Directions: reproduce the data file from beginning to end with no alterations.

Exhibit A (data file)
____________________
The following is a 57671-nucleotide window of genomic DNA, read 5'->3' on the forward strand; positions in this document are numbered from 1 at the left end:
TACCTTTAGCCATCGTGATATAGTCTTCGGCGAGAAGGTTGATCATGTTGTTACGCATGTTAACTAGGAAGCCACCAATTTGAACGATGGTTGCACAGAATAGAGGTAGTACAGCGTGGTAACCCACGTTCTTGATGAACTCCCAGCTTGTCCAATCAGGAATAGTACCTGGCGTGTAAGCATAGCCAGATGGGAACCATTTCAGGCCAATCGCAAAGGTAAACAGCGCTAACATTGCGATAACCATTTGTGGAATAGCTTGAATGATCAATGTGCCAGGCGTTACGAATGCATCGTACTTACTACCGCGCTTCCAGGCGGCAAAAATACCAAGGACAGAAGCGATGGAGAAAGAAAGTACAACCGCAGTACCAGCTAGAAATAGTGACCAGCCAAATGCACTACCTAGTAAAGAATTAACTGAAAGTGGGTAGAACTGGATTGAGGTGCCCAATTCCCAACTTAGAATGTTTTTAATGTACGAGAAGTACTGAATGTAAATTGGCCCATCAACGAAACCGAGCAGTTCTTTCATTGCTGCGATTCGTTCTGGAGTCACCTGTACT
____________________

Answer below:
The following is a 57671-nucleotide window of genomic DNA, read 5'->3' on the forward strand; positions in this document are numbered from 1 at the left end:
TACCTTTAGCCATCGTGATATAGTCTTCGGCGAGAAGGTTGATCATGTTGTTACGCATGTTAACTAGGAAGCCACCAATTTGAACGATGGTTGCACAGAATAGAGGTAGTACAGCGTGGTAACCCACGTTCTTGATGAACTCCCAGCTTGTCCAATCAGGAATAGTACCTGGCGTGTAAGCATAGCCAGATGGGAACCATTTCAGGCCAATCGCAAAGGTAAACAGCGCTAACATTGCGATAACCATTTGTGGAATAGCTTGAATGATCAATGTGCCAGGCGTTACGAATGCATCGTACTTACTACCGCGCTTCCAGGCGGCAAAAATACCAAGGACAGAAGCGATGGAGAAAGAAAGTACAACCGCAGTACCAGCTAGAAATAGTGACCAGCCAAATGCACTACCTAGTAAAGAATTAACTGAAAGTGGGTAGAACTGGATTGAGGTGCCCAATTCCCAACTTAGAATGTTTTTAATGTACGAGAAGTACTGAATGTAAATTGGCCCATCAACGAAACCGAGCAGTTCTTTCATTGCTGCGATTCGTTCTGGAGTCACCTGTACT